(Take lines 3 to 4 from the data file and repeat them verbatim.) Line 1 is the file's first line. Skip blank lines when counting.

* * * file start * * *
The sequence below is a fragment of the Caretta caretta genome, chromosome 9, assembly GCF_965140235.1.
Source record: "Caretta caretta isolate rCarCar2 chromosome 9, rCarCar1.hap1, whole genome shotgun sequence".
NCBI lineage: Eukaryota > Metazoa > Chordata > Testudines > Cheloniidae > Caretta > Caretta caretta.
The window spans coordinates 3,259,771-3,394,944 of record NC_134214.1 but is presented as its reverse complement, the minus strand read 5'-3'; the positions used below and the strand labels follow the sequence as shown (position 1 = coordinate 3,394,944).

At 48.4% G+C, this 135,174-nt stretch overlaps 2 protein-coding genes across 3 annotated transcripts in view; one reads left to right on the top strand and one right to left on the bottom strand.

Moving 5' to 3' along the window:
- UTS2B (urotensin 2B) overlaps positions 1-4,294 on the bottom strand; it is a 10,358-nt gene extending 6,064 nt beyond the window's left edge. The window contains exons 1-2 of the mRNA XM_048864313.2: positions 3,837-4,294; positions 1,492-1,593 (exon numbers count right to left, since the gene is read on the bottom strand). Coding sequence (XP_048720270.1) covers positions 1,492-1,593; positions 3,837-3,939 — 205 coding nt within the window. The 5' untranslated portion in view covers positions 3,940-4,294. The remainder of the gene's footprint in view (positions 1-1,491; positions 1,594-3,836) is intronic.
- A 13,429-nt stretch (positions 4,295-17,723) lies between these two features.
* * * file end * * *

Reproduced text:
NCBI lineage: Eukaryota > Metazoa > Chordata > Testudines > Cheloniidae > Caretta > Caretta caretta.
The window spans coordinates 3,259,771-3,394,944 of record NC_134214.1 but is presented as its reverse complement, the minus strand read 5'-3'; the positions used below and the strand labels follow the sequence as shown (position 1 = coordinate 3,394,944).